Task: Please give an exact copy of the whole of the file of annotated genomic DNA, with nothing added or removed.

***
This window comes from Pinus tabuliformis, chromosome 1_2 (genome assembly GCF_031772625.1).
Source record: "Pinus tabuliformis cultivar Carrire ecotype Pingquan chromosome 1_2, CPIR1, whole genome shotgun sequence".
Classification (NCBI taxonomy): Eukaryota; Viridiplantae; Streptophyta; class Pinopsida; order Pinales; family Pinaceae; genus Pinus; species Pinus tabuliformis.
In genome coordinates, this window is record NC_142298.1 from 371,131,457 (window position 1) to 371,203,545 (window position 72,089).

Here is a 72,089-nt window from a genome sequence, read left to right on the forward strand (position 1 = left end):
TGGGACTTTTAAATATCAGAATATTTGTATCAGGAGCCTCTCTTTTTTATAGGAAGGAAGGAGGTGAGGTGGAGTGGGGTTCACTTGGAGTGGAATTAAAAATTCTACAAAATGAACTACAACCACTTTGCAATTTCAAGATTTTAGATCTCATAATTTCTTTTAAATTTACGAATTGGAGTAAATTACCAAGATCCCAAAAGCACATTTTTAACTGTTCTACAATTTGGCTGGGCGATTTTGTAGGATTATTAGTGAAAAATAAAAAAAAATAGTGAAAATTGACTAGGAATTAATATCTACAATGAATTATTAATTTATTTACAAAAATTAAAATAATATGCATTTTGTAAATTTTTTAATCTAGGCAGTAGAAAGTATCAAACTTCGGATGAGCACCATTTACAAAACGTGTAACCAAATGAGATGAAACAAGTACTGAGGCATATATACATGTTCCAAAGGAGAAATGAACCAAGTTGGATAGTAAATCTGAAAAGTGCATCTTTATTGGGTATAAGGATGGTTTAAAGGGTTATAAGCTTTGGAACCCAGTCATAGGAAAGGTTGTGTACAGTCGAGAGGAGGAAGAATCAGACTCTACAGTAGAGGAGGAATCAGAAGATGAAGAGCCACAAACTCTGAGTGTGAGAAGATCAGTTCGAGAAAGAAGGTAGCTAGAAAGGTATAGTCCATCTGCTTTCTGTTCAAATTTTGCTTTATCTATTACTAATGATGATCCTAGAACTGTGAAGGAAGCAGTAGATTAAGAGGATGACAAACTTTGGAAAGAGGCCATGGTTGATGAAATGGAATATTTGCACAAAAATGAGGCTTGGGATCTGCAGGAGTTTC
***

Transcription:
This window comes from Pinus tabuliformis, chromosome 1_2 (genome assembly GCF_031772625.1).
Source record: "Pinus tabuliformis cultivar Carrire ecotype Pingquan chromosome 1_2, CPIR1, whole genome shotgun sequence".
Classification (NCBI taxonomy): Eukaryota; Viridiplantae; Streptophyta; class Pinopsida; order Pinales; family Pinaceae; genus Pinus; species Pinus tabuliformis.
In genome coordinates, this window is record NC_142298.1 from 371,131,457 (window position 1) to 371,203,545 (window position 72,089).

Here is a 72,089-nt window from a genome sequence, read left to right on the forward strand (position 1 = left end):
TGGGACTTTTAAATATCAGAATATTTGTATCAGGAGCCTCTCTTTTTTATAGGAAGGAAGGAGGTGAGGTGGAGTGGGGTTCACTTGGAGTGGAATTAAAAATTCTACAAAATGAACTACAACCACTTTGCAATTTCAAGATTTTAGATCTCATAATTTCTTTTAAATTTACGAATTGGAGTAAATTACCAAGATCCCAAAAGCACATTTTTAACTGTTCTACAATTTGGCTGGGCGATTTTGTAGGATTATTAGTGAAAAATAAAAAAAAATAGTGAAAATTGACTAGGAATTAATATCTACAATGAATTATTAATTTATTTACAAAAATTAAAATAATATGCATTTTGTAAATTTTTTAATCTAGGCAGTAGAAAGTATCAAACTTCGGATGAGCACCATTTACAAAACGTGTAACCAAATGAGATGAAACAAGTACTGAGGCATATATACATGTTCCAAAGGAGAAATGAACCAAGTTGGATAGTAAATCTGAAAAGTGCATCTTTATTGGGTATAAGGATGGTTTAAAGGGTTATAAGCTTTGGAACCCAGTCATAGGAAAGGTTGTGTACAGTCGAGAGGAGGAAGAATCAGACTCTACAGTAGAGGAGGAATCAGAAGATGAAGAGCCACAAACTCTGAGTGTGAGAAGATCAGTTCGAGAAAGAAGGTAGCTAGAAAGGTATAGTCCATCTGCTTTCTGTTCAAATTTTGCTTTATCTATTACTAATGATGATCCTAGAACTGTGAAGGAAGCAGTAGATTAAGAGGATGACAAACTTTGGAAAGAGGCCATGGTTGATGAAATGGAATATTTGCACAAAAATGAGGCTTGGGATCTGCAGGAGTTTC